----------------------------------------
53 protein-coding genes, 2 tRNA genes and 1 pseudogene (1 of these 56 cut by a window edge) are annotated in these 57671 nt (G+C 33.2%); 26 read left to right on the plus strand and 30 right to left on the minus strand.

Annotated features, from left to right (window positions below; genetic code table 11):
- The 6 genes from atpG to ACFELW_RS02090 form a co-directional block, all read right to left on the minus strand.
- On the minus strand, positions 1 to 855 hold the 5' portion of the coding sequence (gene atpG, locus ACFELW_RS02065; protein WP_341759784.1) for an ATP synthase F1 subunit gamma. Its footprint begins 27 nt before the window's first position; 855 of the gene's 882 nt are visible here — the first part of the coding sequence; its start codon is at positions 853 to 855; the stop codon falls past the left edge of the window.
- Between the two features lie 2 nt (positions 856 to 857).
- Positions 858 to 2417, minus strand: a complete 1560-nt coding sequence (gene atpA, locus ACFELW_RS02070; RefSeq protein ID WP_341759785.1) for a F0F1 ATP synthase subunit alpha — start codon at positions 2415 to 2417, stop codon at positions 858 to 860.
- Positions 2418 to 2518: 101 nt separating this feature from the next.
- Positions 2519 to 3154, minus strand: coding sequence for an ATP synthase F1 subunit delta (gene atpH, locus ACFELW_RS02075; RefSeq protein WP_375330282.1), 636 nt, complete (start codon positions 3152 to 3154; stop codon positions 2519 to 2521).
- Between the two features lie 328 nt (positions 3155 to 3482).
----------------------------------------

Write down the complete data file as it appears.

53 protein-coding genes, 2 tRNA genes and 1 pseudogene (1 of these 56 cut by a window edge) are annotated in these 57671 nt (G+C 33.2%); 26 read left to right on the plus strand and 30 right to left on the minus strand.

Annotated features, from left to right (window positions below; genetic code table 11):
- The 6 genes from atpG to ACFELW_RS02090 form a co-directional block, all read right to left on the minus strand.
- On the minus strand, positions 1 to 855 hold the 5' portion of the coding sequence (gene atpG, locus ACFELW_RS02065; protein WP_341759784.1) for an ATP synthase F1 subunit gamma. Its footprint begins 27 nt before the window's first position; 855 of the gene's 882 nt are visible here — the first part of the coding sequence; its start codon is at positions 853 to 855; the stop codon falls past the left edge of the window.
- Between the two features lie 2 nt (positions 856 to 857).
- Positions 858 to 2417, minus strand: a complete 1560-nt coding sequence (gene atpA, locus ACFELW_RS02070; RefSeq protein ID WP_341759785.1) for a F0F1 ATP synthase subunit alpha — start codon at positions 2415 to 2417, stop codon at positions 858 to 860.
- Positions 2418 to 2518: 101 nt separating this feature from the next.
- Positions 2519 to 3154, minus strand: coding sequence for an ATP synthase F1 subunit delta (gene atpH, locus ACFELW_RS02075; RefSeq protein WP_375330282.1), 636 nt, complete (start codon positions 3152 to 3154; stop codon positions 2519 to 2521).
- Between the two features lie 328 nt (positions 3155 to 3482).